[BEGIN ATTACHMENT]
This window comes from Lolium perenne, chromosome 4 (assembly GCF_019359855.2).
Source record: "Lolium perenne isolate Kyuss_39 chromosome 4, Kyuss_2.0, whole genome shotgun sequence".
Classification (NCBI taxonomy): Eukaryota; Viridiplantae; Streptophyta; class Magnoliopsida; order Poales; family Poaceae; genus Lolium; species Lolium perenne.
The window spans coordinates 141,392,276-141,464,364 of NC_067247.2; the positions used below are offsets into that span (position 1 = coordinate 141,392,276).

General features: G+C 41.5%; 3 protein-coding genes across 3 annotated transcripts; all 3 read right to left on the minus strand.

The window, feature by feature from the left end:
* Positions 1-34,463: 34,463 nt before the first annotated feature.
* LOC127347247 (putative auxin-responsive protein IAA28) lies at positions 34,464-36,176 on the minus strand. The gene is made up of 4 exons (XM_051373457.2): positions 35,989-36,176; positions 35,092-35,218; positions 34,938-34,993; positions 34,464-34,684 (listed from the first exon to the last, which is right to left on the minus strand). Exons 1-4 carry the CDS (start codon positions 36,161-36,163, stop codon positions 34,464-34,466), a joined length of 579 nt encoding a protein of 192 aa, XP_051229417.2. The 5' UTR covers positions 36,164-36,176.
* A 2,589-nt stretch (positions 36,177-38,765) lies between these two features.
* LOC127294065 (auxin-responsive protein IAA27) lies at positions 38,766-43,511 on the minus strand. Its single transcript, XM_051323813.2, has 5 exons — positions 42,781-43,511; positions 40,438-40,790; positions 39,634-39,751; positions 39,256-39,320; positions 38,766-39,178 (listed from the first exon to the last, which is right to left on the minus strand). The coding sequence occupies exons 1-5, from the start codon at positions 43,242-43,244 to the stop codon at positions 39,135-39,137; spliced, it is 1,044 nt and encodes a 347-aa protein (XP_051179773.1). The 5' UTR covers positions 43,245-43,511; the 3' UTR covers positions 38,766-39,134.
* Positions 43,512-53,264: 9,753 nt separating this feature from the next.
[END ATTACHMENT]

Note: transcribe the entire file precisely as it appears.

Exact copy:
This window comes from Lolium perenne, chromosome 4 (assembly GCF_019359855.2).
Source record: "Lolium perenne isolate Kyuss_39 chromosome 4, Kyuss_2.0, whole genome shotgun sequence".
Classification (NCBI taxonomy): Eukaryota; Viridiplantae; Streptophyta; class Magnoliopsida; order Poales; family Poaceae; genus Lolium; species Lolium perenne.
The window spans coordinates 141,392,276-141,464,364 of NC_067247.2; the positions used below are offsets into that span (position 1 = coordinate 141,392,276).

General features: G+C 41.5%; 3 protein-coding genes across 3 annotated transcripts; all 3 read right to left on the minus strand.

The window, feature by feature from the left end:
* Positions 1-34,463: 34,463 nt before the first annotated feature.
* LOC127347247 (putative auxin-responsive protein IAA28) lies at positions 34,464-36,176 on the minus strand. The gene is made up of 4 exons (XM_051373457.2): positions 35,989-36,176; positions 35,092-35,218; positions 34,938-34,993; positions 34,464-34,684 (listed from the first exon to the last, which is right to left on the minus strand). Exons 1-4 carry the CDS (start codon positions 36,161-36,163, stop codon positions 34,464-34,466), a joined length of 579 nt encoding a protein of 192 aa, XP_051229417.2. The 5' UTR covers positions 36,164-36,176.
* A 2,589-nt stretch (positions 36,177-38,765) lies between these two features.
* LOC127294065 (auxin-responsive protein IAA27) lies at positions 38,766-43,511 on the minus strand. Its single transcript, XM_051323813.2, has 5 exons — positions 42,781-43,511; positions 40,438-40,790; positions 39,634-39,751; positions 39,256-39,320; positions 38,766-39,178 (listed from the first exon to the last, which is right to left on the minus strand). The coding sequence occupies exons 1-5, from the start codon at positions 43,242-43,244 to the stop codon at positions 39,135-39,137; spliced, it is 1,044 nt and encodes a 347-aa protein (XP_051179773.1). The 5' UTR covers positions 43,245-43,511; the 3' UTR covers positions 38,766-39,134.
* Positions 43,512-53,264: 9,753 nt separating this feature from the next.